Review: The Wolfman (2010)
The Wolfman (2010)
Starring: Benicio Del Toro, Emily Blunt, and Sir Anthony Hopkins
Directed By: Joe Johnston
Written By: Andrew Kevin Walker and David Self
How can one not enjoy the old Universal monster movies? For those who don’t know what I’m talking about, Universal Studios made a run of movies from the 1920s to the 1950s (with the 1930s being considered the “golden age”) of horror movies which featured the classic characters we all know and love. From Lon Chaney’s Phantom of the Opera to Bela Lugosi’s Dracula to Boris Karloff’s Frankenstein’s Monster and Mummy, there is just something fascinating and larger than life about these films. Toward the end of the golden age of Universal monsters came The Wolfman, which featured Lon Chaney Jr, an heartbreaking story about a man who is bitten by a werewolf and it’s up to his own father to stop him. Unfortunately, that isn’t the movie in question. Today, we take a look at the 2010 Joe Johnston remake and sadly, it doesn’t live up to the high standards of the past.
The Wolfman follows Lawrence Talbot (Del Toro), a popular, albeit bad, actor from America who’s in London for a series of Shakespearean performances. After one such play, a young woman named Gwen (Blunt) comes to see him. See, his brother Ben (whom she’s engaged to) has gone missing and she would like Lawrence’s help in finding him. Of course, we already know what happened to poor Ben, but that’s neither here nor there. Being smart enough to know not to say no to a pretty face, Lawrence agrees to go help find his brother, even if it means facing his estranged father John (Hopkins).
It isn’t long after that Ben’s mangled body is found and Lawrence sets off to find the beast responsible for it (despite his father’s ever so subtle advice not to). While in a camp full of gypsies, a werewolf attacks the group, gruesomely killing about a dozen people and biting poor Lawrence. He’s nursed back to health by Gwen, but we all know what he is and what he’s about to do. Yes, Lawrence becomes a werewolf as well and goes on his own killing spree. Along the way, we have a very hurried romance with Gwen, a completely obvious twist to the story, and a werewolf vs werewolf fight…and that’s about it.
So, let’s start with the good. Emily Blunt does a fine job as Gwen (despite how the character is written). Hugo Weaving is awesome by default and his Scotland Yard detective hunting the werewolves is no different. Despite my irritation with anything based in Victorian England having a gray tone to it, the costumes and sets are all very good and nice to look at. I actually felt that the werewolf suit works very well here and is a nice homage to the original. There are also some fun, cheap scares and the killings are often laugh out loud funny spectacles (I do hope that was the point).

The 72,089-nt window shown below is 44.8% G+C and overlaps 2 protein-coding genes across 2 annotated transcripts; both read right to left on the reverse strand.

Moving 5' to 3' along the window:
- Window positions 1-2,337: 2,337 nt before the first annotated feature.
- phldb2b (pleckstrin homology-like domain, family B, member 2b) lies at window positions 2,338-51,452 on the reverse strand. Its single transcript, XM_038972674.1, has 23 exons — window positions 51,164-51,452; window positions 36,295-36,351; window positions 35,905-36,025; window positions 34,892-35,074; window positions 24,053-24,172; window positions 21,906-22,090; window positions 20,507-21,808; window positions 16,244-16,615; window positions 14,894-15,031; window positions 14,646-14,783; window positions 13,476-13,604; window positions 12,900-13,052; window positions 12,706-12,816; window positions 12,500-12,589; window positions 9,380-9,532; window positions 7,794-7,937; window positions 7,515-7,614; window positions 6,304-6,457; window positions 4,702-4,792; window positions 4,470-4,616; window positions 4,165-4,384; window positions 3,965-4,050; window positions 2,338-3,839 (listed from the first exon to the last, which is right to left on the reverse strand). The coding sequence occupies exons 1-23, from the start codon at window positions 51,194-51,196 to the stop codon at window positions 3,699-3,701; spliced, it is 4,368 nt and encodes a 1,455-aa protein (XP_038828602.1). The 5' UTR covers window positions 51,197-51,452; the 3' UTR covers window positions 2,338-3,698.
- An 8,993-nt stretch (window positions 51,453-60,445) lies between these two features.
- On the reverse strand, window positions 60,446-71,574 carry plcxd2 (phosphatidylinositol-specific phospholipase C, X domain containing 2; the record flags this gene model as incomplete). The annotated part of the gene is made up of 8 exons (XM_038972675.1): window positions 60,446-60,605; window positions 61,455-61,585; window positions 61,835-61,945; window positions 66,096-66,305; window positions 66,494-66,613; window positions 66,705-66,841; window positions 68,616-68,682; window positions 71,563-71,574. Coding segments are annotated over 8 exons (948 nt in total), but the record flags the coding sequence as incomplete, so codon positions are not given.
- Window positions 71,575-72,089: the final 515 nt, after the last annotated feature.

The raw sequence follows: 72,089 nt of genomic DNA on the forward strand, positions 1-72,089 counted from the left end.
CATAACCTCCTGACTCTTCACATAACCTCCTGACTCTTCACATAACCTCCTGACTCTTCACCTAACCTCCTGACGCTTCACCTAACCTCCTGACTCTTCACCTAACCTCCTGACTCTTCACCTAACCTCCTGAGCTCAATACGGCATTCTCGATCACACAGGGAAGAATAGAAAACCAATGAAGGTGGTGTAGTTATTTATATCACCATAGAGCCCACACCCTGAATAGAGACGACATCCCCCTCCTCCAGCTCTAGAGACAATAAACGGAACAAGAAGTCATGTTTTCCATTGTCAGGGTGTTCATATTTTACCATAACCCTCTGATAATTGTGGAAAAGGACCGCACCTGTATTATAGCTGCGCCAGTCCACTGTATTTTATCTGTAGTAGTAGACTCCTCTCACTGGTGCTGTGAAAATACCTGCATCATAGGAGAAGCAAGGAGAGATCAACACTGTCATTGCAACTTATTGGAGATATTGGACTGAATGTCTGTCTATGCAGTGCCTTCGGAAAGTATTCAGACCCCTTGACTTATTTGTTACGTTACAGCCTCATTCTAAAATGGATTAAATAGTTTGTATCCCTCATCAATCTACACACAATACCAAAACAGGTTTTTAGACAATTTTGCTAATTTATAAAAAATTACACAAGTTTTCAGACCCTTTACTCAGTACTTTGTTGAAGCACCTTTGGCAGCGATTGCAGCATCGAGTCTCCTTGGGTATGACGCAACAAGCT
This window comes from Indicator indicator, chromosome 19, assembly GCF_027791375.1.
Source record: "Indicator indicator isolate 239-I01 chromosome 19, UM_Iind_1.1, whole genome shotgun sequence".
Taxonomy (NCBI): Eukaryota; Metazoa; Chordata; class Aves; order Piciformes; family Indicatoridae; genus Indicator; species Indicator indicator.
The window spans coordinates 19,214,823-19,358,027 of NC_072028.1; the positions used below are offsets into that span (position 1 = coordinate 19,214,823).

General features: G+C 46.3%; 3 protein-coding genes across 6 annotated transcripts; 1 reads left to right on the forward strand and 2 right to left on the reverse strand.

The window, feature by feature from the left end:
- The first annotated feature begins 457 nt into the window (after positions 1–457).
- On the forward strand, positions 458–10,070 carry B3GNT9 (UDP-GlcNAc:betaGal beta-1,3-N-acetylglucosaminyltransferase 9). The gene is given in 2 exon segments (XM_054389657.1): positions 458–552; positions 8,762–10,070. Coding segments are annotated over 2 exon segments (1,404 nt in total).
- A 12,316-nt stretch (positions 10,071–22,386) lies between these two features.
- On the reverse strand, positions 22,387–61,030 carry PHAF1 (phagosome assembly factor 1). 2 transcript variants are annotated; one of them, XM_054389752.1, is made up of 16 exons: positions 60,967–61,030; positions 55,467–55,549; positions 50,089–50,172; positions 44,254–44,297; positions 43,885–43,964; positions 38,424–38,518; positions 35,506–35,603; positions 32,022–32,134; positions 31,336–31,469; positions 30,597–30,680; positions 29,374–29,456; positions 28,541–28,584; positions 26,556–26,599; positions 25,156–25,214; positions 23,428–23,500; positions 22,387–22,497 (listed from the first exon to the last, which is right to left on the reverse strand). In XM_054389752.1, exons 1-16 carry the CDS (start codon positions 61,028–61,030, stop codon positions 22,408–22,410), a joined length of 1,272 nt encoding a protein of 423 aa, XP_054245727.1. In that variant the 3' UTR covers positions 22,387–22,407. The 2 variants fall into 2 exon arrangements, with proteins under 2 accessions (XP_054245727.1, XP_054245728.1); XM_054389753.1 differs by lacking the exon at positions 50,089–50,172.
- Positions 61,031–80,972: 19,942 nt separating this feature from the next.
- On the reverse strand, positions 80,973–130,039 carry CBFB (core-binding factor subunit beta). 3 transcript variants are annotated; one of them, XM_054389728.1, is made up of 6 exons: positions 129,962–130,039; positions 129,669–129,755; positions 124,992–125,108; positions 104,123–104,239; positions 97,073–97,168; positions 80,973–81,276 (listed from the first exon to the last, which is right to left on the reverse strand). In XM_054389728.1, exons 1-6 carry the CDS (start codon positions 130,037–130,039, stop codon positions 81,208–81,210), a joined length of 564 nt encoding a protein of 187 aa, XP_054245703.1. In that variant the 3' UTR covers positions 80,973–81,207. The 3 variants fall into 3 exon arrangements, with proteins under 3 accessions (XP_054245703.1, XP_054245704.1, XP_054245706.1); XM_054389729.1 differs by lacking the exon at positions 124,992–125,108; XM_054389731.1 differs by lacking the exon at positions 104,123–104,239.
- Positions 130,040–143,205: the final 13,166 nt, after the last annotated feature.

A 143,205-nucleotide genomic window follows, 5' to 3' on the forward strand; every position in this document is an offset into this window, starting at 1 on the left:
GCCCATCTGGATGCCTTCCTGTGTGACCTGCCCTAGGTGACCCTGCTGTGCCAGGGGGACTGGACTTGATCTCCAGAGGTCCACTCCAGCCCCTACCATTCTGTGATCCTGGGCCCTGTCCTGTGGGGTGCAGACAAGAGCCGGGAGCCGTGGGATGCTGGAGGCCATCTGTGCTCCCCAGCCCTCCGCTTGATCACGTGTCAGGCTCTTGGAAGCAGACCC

Now for the bad. Blunt and Weaving aside, the acting leaves much to be desired. Del Toro is actually very disappointing here. I don’t know if it was all the delays or the actual project itself, he just seems to be going through the motions. Did I mention he’s pretty much the only one in the movie that DONES’NT have an accent? Rather odd. The transformations are actually very hokey and silly looking. The first time Lawrence turns into a werewolf, we barely see anything at all. The second time (when he’s tied up in an asylum), we actually see much more. Unfortunately, it’s very fake looking.
The real fault lies within the direction and the story of the movie. The pacing is completely off and it drags beyond belief (Lawrence doesn’t turn into a werewolf until about the one hour mark; the movie is an hour and forty-five minutes long). While there are some jump-scares, there’s no suspense found in the movie and it just isn’t scary at all. The previously mentioned romance is completely rushed. Gwen finds out her fiance is dead and days later is in love with Lawrence with no qualms about it. Ben is more or less forgotten. The twist isn’t at all handled properly as, again, it was completely obvious (so much so, I was hoping it would be a red herring). As you can see, there isn’t enough good things going on to offset all the faltering you will see in The Wolfman.
Bottom Line: I can turn off my brain very well while watching a movie. I can overlook silly actions and plot holes provided the film is entertaining. Unfortunately for us, The Wolfman just isn’t very entertaining at all. It doesn’t know if it’s trying to be campy (the over the top gore) or serious (the overall tone of the movie), so we get a jumble that’s hard to make out. As a popcorn movie, I suppose it’s an inoffensive rental, but I was expecting so much more.
PS: A plea to Joe Johnston – please, please, please remember your work on The Rocketeer while you make Captain America. You do have it in you. Jurassic Park 3 and The Wolfman is enough ammo to give me doubts. You can do it, sir.